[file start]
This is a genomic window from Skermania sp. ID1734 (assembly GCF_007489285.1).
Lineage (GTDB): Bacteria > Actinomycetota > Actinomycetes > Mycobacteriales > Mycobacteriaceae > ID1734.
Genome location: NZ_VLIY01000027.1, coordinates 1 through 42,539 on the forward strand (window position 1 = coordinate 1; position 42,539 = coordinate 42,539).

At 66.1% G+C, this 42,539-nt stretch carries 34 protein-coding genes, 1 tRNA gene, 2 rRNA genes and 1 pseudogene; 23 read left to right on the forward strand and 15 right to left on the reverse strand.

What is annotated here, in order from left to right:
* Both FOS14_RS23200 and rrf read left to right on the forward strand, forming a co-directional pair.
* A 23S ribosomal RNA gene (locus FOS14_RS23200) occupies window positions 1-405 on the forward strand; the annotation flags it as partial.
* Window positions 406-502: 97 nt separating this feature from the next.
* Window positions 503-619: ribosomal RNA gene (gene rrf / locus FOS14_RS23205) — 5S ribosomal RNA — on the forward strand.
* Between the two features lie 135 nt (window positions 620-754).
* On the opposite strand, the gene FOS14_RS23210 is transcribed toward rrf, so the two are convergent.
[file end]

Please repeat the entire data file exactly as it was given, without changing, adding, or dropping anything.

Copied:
This is a genomic window from Skermania sp. ID1734 (assembly GCF_007489285.1).
Lineage (GTDB): Bacteria > Actinomycetota > Actinomycetes > Mycobacteriales > Mycobacteriaceae > ID1734.
Genome location: NZ_VLIY01000027.1, coordinates 1 through 42,539 on the forward strand (window position 1 = coordinate 1; position 42,539 = coordinate 42,539).

At 66.1% G+C, this 42,539-nt stretch carries 34 protein-coding genes, 1 tRNA gene, 2 rRNA genes and 1 pseudogene; 23 read left to right on the forward strand and 15 right to left on the reverse strand.

What is annotated here, in order from left to right:
* Both FOS14_RS23200 and rrf read left to right on the forward strand, forming a co-directional pair.
* A 23S ribosomal RNA gene (locus FOS14_RS23200) occupies window positions 1-405 on the forward strand; the annotation flags it as partial.
* Window positions 406-502: 97 nt separating this feature from the next.
* Window positions 503-619: ribosomal RNA gene (gene rrf / locus FOS14_RS23205) — 5S ribosomal RNA — on the forward strand.
* Between the two features lie 135 nt (window positions 620-754).
* On the opposite strand, the gene FOS14_RS23210 is transcribed toward rrf, so the two are convergent.